The ubiquitous Lincoln one-cent coin holds the record as the longest-running coin design in history. First released in 1909, it has been in continuous production for over 100 years with over 500 billion coins made
In this, the third of three parts, we look at the coin’s journey through the postwar era up until today.
Back to Basics
After experiments with brass and zinc to conserve strategic metals during the war, the Lincoln cent returned to its original bronze alloy in 1947. The familiar Brenner wheat reverse remained on the coin for the next dozen years despite brief consideration given in 1952 to changing the cent’s design at the end of its authorized run. But Mint officials discarded the notion, fearing that the incoming Republican president, Eisenhower, would object to having his party’s first president removed.
End of the Wheatie
1959 marked the 150th anniversary of Lincoln’s birth, so to commemorate it the Mint replaced Brenner’s wheat reverse with a depiction of the Lincoln Memorial. The designer, Frank Gasparro, had never actually seen the Memorial, instead working from photos, and his engraving was widely panned upon the coin’s release. On critic said it resembled a trolley car rather than the actual structure. Nonetheless, it remained in production for fifty years until it was replaced by a series of designs commemorating the bicentennial of Lincoln’s birth.
The coin continued to be made of 95% copper until escalating copper prices led to a copper-plated coin of 97.5% zinc. But even with the lower-cost zinc substitution, it still costs about 1½ cents to make a penny.
2009 Bicentennial Cents
To celebrate Lincoln’s 200th birthday, the 2005 Presidential Coin Act specified new designs for the reverse of the Lincoln cent to depict events of the popular president’s life. Debuted in a ceremony at the Lincoln Memorial in September 2008, the designs were:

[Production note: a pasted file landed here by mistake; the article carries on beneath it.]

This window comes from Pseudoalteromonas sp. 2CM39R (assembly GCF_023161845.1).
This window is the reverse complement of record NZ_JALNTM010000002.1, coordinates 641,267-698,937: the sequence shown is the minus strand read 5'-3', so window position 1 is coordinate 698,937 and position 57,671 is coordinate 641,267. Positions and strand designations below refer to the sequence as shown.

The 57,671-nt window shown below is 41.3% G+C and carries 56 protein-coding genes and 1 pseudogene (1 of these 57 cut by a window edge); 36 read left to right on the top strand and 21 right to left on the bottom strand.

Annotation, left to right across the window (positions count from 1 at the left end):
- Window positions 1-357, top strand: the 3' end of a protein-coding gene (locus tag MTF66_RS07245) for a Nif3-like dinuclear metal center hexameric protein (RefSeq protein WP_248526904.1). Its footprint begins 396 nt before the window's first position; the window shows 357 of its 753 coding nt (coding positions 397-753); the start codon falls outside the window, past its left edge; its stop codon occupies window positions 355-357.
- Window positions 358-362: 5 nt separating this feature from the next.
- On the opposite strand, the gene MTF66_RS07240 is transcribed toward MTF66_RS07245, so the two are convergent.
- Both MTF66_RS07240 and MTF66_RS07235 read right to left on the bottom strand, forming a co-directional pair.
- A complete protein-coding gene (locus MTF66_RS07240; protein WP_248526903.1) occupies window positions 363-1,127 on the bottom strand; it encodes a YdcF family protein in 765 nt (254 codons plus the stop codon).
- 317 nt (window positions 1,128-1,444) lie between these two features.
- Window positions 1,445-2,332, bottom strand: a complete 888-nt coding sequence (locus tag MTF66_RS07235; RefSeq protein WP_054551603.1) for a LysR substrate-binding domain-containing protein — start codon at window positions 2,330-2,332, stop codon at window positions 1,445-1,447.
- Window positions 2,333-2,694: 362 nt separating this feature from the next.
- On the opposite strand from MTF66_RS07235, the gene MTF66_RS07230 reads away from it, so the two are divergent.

- A log cabin representing Lincoln’s early life Kentucky. It was released in 2009 on his birthdate, February 12, at a ceremony in Hodgenville, Kentucky, his birthplace.
- Lincoln’s formative years in Indiana. The design showed a young Lincoln reading while sitting on a log on break from rail-splitting. It was released on May 14, 2009.
- Lincoln the Lawyer. Released on August 13, the coin depicts Lincoln as a young attorney standing in front of the Illinois state capitol building.
- Lincoln the President. The reverse depicts the US Capitol with a half-completed dome as it was at the time of Lincoln’s inauguration in 1861.
Besides the copper-plated coins made for circulation, collectors’ sets were minted in the original 95% copper brass alloy.
The Union Shield Cent
After rejecting several designs during most of 2009 to succeed the Bicentennial coins, consensus was finally reached and a new reverse design. It featured a Union shield with 13 vertical stripes representing the original colonies topped by a bar with the US motto, E Pluribus Unum, on it joining them as a sign of national unity. “One Cent” was written on a ribbon across the shield’s face. This design was originally released early in January 2010 in Puerto Rico due to a coin shortage on the island, but production flaws were noted, and new dies were used for the coin’s official release at the Lincoln Presidential Library in Springfield, Illinois on February 11.
Departing from tradition, cent coins struck in Philadelphia in 2017 bore a P mintmark to commemorate the Mint’s 225th anniversary. The mintmark will be eliminated on Philadelphia coins again beginning in 2018.
Key Dates for Collectors
While most postwar one-cent coins are only worth their face value, several are considered collectible for a variety of reasons. These include doubled die coins, date size variations, and the infamous 1959-D “Mule Cent.”
We’ll cover those key date coins in a future article. Meanwhile, we hope you’ve enjoyed our account of the fascinating history of the Lincoln cent, the world’s longest-running coin.